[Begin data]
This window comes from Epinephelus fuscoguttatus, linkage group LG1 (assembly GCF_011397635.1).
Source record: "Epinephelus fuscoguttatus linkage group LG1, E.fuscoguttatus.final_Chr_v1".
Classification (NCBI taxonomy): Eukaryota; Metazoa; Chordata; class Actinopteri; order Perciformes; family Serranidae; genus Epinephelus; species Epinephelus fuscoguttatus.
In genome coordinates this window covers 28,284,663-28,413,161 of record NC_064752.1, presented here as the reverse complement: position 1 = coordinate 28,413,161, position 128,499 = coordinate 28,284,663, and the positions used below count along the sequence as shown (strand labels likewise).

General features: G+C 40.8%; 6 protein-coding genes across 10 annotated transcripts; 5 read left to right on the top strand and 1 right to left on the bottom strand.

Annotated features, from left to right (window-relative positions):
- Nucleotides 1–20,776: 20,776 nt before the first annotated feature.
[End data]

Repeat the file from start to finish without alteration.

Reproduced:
This window comes from Epinephelus fuscoguttatus, linkage group LG1 (assembly GCF_011397635.1).
Source record: "Epinephelus fuscoguttatus linkage group LG1, E.fuscoguttatus.final_Chr_v1".
Classification (NCBI taxonomy): Eukaryota; Metazoa; Chordata; class Actinopteri; order Perciformes; family Serranidae; genus Epinephelus; species Epinephelus fuscoguttatus.
In genome coordinates this window covers 28,284,663-28,413,161 of record NC_064752.1, presented here as the reverse complement: position 1 = coordinate 28,413,161, position 128,499 = coordinate 28,284,663, and the positions used below count along the sequence as shown (strand labels likewise).

General features: G+C 40.8%; 6 protein-coding genes across 10 annotated transcripts; 5 read left to right on the top strand and 1 right to left on the bottom strand.

Annotated features, from left to right (window-relative positions):
- Nucleotides 1–20,776: 20,776 nt before the first annotated feature.